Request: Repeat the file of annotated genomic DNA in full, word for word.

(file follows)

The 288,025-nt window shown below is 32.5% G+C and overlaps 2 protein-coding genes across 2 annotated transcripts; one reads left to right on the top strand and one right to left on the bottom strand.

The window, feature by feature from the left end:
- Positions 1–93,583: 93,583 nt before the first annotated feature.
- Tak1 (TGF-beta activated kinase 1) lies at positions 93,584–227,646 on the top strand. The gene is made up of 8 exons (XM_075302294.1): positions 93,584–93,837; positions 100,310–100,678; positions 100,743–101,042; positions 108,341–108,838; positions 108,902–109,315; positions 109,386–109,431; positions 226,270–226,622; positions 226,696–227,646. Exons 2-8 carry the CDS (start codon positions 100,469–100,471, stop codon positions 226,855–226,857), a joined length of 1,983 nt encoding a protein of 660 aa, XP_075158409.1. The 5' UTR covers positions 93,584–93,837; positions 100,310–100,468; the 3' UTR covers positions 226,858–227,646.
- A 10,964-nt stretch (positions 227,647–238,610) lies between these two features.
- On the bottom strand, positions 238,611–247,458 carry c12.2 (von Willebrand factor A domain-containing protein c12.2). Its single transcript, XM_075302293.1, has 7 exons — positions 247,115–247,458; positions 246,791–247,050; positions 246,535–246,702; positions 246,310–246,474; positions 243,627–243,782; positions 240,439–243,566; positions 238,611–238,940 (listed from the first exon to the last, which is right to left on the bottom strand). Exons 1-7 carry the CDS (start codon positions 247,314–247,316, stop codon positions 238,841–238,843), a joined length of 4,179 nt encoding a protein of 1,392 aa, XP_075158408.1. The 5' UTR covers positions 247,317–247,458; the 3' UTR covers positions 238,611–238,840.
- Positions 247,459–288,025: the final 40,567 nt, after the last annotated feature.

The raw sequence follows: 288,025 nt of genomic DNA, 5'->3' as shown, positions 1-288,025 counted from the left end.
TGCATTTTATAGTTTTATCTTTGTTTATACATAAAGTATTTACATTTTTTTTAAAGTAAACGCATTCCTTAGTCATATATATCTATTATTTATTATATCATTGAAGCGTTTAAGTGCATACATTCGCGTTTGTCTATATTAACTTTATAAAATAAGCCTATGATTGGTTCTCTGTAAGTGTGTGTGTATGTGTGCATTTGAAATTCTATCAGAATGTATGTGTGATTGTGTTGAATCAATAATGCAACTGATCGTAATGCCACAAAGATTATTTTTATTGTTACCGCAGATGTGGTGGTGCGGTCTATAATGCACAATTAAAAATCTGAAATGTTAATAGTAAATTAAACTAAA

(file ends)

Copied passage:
The 288,025-nt window shown below is 32.5% G+C and overlaps 2 protein-coding genes across 2 annotated transcripts; one reads left to right on the top strand and one right to left on the bottom strand.

The window, feature by feature from the left end:
- Positions 1–93,583: 93,583 nt before the first annotated feature.
- Tak1 (TGF-beta activated kinase 1) lies at positions 93,584–227,646 on the top strand. The gene is made up of 8 exons (XM_075302294.1): positions 93,584–93,837; positions 100,310–100,678; positions 100,743–101,042; positions 108,341–108,838; positions 108,902–109,315; positions 109,386–109,431; positions 226,270–226,622; positions 226,696–227,646. Exons 2-8 carry the CDS (start codon positions 100,469–100,471, stop codon positions 226,855–226,857), a joined length of 1,983 nt encoding a protein of 660 aa, XP_075158409.1. The 5' UTR covers positions 93,584–93,837; positions 100,310–100,468; the 3' UTR covers positions 226,858–227,646.
- A 10,964-nt stretch (positions 227,647–238,610) lies between these two features.
- On the bottom strand, positions 238,611–247,458 carry c12.2 (von Willebrand factor A domain-containing protein c12.2). Its single transcript, XM_075302293.1, has 7 exons — positions 247,115–247,458; positions 246,791–247,050; positions 246,535–246,702; positions 246,310–246,474; positions 243,627–243,782; positions 240,439–243,566; positions 238,611–238,940 (listed from the first exon to the last, which is right to left on the bottom strand). Exons 1-7 carry the CDS (start codon positions 247,314–247,316, stop codon positions 238,841–238,843), a joined length of 4,179 nt encoding a protein of 1,392 aa, XP_075158408.1. The 5' UTR covers positions 247,317–247,458; the 3' UTR covers positions 238,611–238,840.
- Positions 247,459–288,025: the final 40,567 nt, after the last annotated feature.

The raw sequence follows: 288,025 nt of genomic DNA, 5'->3' as shown, positions 1-288,025 counted from the left end.
TGCATTTTATAGTTTTATCTTTGTTTATACATAAAGTATTTACATTTTTTTTAAAGTAAACGCATTCCTTAGTCATATATATCTATTATTTATTATATCATTGAAGCGTTTAAGTGCATACATTCGCGTTTGTCTATATTAACTTTATAAAATAAGCCTATGATTGGTTCTCTGTAAGTGTGTGTGTATGTGTGCATTTGAAATTCTATCAGAATGTATGTGTGATTGTGTTGAATCAATAATGCAACTGATCGTAATGCCACAAAGATTATTTTTATTGTTACCGCAGATGTGGTGGTGCGGTCTATAATGCACAATTAAAAATCTGAAATGTTAATAGTAAATTAAACTAAA